This is the third part of our series about the condition based on our patient booklet “Fast Facts for Patients and their Supporters: Advanced Cutaneous Squamous Cell Carcinoma”. This article explains the staging of cutaneous squamous cell carcinoma.
Cancer staging is a way of describing how much a cancer has grown or spread. Staging your cSCC will help your medical team share information with you about treatment options and your outlook.
cSCC is staged using a system called TNM:
- T describes how advanced your Tumor is, from T1 (least advanced) to T4 (most advanced).
- N describes whether your cSCC has spread to your lymph Nodes: N1 or higher means your lymph nodes contain cancer.
- M describes any Metastatic cancer at places other than the lymph nodes: M1 means the cSCC has spread.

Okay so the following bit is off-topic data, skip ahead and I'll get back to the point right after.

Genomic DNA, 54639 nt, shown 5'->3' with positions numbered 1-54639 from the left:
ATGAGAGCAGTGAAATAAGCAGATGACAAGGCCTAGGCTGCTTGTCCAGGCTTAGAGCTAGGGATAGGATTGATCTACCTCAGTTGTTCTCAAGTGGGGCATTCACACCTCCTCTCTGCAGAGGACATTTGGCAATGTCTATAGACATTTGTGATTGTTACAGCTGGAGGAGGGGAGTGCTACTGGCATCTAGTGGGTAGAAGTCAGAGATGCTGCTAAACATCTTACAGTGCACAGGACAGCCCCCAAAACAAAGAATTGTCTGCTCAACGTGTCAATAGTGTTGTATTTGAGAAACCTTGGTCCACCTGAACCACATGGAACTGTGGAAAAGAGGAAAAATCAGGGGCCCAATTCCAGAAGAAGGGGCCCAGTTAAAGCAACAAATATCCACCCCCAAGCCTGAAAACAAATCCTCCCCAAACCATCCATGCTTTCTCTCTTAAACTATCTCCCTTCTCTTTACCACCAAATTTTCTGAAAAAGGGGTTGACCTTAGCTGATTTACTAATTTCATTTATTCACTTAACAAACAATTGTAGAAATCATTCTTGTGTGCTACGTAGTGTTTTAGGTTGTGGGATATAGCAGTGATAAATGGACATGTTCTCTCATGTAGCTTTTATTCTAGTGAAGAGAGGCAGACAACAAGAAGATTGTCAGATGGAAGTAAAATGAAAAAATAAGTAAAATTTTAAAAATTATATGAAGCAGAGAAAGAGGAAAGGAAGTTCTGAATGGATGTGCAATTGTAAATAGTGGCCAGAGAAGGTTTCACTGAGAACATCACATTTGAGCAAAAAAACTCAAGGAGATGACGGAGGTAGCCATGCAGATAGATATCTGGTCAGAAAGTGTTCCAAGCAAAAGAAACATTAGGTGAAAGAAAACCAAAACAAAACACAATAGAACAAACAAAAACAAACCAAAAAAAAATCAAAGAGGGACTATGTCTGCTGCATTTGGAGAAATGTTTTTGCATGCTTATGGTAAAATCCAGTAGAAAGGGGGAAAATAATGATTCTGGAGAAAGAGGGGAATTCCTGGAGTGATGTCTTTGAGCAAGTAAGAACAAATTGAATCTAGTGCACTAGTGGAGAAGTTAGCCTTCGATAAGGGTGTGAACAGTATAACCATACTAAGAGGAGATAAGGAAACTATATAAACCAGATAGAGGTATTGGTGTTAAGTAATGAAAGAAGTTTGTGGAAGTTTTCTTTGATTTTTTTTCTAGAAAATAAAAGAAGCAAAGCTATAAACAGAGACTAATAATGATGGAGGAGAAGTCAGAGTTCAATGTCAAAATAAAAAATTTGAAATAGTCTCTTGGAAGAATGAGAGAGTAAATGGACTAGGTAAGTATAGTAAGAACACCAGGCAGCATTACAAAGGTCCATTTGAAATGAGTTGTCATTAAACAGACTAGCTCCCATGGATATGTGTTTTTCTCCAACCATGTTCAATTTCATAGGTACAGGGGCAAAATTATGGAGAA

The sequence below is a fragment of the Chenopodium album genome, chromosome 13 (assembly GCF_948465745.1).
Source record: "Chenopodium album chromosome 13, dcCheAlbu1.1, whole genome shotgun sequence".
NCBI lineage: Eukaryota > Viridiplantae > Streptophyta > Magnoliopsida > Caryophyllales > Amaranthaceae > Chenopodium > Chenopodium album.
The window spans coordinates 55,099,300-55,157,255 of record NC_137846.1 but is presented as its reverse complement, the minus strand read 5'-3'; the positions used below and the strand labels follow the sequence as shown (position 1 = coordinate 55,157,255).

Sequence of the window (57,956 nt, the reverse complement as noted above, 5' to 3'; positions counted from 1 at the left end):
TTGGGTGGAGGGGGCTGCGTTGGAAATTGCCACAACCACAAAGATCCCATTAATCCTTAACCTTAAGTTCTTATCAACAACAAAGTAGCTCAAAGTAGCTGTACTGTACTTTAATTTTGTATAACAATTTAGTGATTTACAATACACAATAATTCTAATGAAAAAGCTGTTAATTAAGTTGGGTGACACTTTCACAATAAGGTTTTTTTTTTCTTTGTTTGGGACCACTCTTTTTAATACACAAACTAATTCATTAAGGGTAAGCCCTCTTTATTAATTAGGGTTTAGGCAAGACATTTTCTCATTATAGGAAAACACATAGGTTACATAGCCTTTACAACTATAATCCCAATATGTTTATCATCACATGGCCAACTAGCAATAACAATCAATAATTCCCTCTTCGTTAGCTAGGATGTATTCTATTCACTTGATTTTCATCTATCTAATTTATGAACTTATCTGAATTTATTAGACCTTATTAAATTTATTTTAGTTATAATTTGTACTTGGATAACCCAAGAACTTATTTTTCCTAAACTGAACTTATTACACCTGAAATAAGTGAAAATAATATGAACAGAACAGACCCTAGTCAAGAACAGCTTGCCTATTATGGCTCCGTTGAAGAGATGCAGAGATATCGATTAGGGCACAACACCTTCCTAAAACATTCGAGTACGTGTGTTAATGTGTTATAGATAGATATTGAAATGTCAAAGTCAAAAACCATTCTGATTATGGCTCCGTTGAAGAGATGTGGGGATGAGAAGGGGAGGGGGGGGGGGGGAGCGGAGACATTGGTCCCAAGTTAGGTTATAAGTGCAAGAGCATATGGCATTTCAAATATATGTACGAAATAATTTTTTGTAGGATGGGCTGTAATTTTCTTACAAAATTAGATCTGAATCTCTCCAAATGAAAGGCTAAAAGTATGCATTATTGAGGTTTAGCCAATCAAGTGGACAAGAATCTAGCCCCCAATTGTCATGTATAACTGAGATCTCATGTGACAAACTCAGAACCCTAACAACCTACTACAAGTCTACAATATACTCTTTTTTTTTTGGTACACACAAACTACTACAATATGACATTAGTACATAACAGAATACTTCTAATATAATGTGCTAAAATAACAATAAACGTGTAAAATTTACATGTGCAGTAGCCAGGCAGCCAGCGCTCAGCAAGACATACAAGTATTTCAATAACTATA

Your T, N and M scores are combined into your overall stage. Tumor in situ or Tis means there are abnormal cells present, but the cancerous cells are confined to the epidermal layer and have not invaded the dermis.
Staging Procedures Are not Always Needed
Not all cSCCs need imaging or sentinel lymph node biopsy – it depends on the initial features. If the risk of the cancer spreading is low, it may be that the risks of imaging or biopsy outweigh any benefit.
Working Out Your Cancer Stage
Please check out the other posts of our series here:
- What Is (Advanced) Cutaneous Squamous Cell Carcinoma?
- How Can Cutaneous Squamous Cell Carcinoma Be Diagnosed?
Information based on Fast Facts for Patients and their Supporters: Advanced Cutaneous Squamous Cell Carcinoma (Karger, 2020).